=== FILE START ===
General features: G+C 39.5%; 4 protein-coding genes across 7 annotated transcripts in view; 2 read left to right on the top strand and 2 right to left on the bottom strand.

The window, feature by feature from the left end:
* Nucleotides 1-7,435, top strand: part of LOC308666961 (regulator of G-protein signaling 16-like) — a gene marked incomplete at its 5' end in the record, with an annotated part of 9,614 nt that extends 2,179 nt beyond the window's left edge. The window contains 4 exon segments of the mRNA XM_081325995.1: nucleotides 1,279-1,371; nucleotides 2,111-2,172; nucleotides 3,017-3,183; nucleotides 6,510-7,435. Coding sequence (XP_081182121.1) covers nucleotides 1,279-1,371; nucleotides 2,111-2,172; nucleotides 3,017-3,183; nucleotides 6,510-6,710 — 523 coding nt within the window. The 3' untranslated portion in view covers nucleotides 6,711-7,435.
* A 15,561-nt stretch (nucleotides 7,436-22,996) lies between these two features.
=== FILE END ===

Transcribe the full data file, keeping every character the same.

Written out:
General features: G+C 39.5%; 4 protein-coding genes across 7 annotated transcripts in view; 2 read left to right on the top strand and 2 right to left on the bottom strand.

The window, feature by feature from the left end:
* Nucleotides 1-7,435, top strand: part of LOC308666961 (regulator of G-protein signaling 16-like) — a gene marked incomplete at its 5' end in the record, with an annotated part of 9,614 nt that extends 2,179 nt beyond the window's left edge. The window contains 4 exon segments of the mRNA XM_081325995.1: nucleotides 1,279-1,371; nucleotides 2,111-2,172; nucleotides 3,017-3,183; nucleotides 6,510-7,435. Coding sequence (XP_081182121.1) covers nucleotides 1,279-1,371; nucleotides 2,111-2,172; nucleotides 3,017-3,183; nucleotides 6,510-6,710 — 523 coding nt within the window. The 3' untranslated portion in view covers nucleotides 6,711-7,435.
* A 15,561-nt stretch (nucleotides 7,436-22,996) lies between these two features.